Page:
What is the future of the refining industry?

At this time, 95% of the transportation sector depends on petroleum products. Technological progress will no doubt lead to an increase in energy efficiency, but transport’s heavy reliance on oil will remain. It is in the European Union’s best interest to maintain an effective refining industry.

 The downstream refining sector is much less profitable for oil companies than the upstream sector and of the hundred or so refineries in the European Union, eight shut down in the past five years.

The European deficit in middle distillates (diesel fuel, diesel and kerosene) – between production and consumption – was 14% in 2010. There was excessive benzene production and a shortage of diesel fuel.

Importing both crude oil and refined products weakens the security of our transportation sector’s supply chain and, as a result, gradually increases costs.

Europe needs strong, innovative, efficient and healthy industrial companies able to compete with their counterparts worldwide. This is also true for refining.

It is first a matter of acknowledging that it’s up to the industry itself to take action and to deal with its problems without requesting help from the public authorities. The latter must resist giving subsidies that will only delay inevitable plant closings.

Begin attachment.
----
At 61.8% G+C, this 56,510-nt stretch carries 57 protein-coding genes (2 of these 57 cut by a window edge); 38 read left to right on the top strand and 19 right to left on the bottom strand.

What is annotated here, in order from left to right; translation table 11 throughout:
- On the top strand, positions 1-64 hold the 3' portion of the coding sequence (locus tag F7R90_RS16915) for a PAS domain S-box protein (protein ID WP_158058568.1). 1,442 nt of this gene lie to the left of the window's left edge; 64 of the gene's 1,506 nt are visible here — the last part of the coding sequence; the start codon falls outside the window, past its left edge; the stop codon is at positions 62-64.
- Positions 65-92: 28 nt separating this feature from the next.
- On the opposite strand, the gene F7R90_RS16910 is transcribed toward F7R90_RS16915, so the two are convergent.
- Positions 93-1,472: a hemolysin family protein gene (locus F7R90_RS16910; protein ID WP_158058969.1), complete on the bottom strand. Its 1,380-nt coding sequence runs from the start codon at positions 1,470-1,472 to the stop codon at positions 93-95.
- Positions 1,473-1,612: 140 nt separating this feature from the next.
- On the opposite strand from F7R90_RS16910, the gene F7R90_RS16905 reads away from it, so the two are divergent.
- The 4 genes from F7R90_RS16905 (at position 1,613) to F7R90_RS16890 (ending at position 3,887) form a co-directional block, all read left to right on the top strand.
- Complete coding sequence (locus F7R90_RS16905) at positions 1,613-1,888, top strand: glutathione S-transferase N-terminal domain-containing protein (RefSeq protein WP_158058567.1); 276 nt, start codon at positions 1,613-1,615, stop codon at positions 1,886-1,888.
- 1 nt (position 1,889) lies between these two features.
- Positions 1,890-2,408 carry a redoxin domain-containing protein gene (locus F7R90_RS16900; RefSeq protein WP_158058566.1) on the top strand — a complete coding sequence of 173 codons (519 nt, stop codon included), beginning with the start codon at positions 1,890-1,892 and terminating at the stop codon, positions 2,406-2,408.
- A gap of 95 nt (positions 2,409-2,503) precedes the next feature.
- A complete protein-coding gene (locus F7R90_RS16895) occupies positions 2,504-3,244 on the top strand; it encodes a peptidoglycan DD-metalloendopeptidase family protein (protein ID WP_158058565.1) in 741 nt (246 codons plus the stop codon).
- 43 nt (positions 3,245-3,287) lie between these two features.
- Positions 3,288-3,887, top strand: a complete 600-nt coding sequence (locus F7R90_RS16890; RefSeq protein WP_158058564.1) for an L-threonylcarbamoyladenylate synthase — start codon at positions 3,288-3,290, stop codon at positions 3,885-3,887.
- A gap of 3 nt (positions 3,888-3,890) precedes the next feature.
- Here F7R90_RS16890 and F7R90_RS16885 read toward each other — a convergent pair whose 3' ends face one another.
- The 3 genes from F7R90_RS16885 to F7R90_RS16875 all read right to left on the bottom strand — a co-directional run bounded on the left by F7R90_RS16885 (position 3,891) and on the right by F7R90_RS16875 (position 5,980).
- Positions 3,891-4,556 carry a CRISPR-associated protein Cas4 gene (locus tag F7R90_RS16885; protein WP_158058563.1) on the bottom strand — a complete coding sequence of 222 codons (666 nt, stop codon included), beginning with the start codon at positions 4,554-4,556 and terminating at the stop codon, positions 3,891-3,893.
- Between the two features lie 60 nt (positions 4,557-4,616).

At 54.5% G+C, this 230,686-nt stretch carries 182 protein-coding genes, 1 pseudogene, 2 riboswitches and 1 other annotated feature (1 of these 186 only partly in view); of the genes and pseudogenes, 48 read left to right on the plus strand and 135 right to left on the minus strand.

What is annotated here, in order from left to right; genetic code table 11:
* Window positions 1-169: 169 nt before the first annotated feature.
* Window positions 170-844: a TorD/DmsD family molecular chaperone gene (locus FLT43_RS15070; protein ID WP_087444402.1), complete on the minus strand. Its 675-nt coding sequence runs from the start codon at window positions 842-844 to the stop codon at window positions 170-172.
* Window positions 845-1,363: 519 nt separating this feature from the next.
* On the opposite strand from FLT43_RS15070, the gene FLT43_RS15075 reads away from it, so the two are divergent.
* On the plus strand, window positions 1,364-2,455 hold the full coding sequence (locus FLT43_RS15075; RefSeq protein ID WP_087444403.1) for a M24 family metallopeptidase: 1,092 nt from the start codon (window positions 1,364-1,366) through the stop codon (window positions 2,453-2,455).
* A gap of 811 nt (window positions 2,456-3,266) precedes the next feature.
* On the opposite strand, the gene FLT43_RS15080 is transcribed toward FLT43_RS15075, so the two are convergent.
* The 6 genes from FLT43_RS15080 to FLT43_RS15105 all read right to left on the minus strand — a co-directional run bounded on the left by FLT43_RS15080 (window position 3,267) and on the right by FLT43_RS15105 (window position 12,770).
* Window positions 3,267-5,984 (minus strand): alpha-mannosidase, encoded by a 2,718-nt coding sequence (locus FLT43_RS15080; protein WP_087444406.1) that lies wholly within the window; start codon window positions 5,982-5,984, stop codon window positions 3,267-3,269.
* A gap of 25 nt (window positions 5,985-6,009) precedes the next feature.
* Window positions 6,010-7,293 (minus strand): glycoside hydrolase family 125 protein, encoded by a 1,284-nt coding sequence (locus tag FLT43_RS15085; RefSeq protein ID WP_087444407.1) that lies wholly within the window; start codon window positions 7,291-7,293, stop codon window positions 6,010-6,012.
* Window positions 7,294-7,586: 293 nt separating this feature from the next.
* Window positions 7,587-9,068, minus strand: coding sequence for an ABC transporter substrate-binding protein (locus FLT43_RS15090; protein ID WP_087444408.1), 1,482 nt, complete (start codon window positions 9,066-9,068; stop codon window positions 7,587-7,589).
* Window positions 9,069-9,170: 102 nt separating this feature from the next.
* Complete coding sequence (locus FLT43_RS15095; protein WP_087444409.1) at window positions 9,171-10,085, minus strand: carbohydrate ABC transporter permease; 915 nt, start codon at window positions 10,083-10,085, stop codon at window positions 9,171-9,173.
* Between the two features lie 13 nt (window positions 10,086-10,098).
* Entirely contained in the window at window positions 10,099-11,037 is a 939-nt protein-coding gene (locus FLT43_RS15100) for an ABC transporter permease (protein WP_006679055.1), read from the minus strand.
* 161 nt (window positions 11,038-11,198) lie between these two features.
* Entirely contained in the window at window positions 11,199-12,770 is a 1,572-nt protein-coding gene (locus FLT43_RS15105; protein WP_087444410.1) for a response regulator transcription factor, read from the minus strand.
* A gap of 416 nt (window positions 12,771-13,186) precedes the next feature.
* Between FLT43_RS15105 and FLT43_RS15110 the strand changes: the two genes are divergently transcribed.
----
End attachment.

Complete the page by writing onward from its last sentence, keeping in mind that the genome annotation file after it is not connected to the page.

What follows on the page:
The Commission also provides a European dimension to challenge this global problem which is of concern to us today.

After organising two round tables with the refining industry and publishing a communication entitled “A Stronger European Industry for Growth and Economic Recovery”, the Commission created a “European refining forum” which will meet for the first time on April 12.

All parties interested, including workers’ unions, will be able to express their opinion to prepare proposals that will assist the refining industry’s recovery and ensure that the measures planned at the European level are consistent, complete and in line with the other policies being developed for Europe.

The situation described above is of concern to the European Commission which initiated an in-depth dialogue with the competent industrialists.

Jean-Claude Charrault
Special Adviser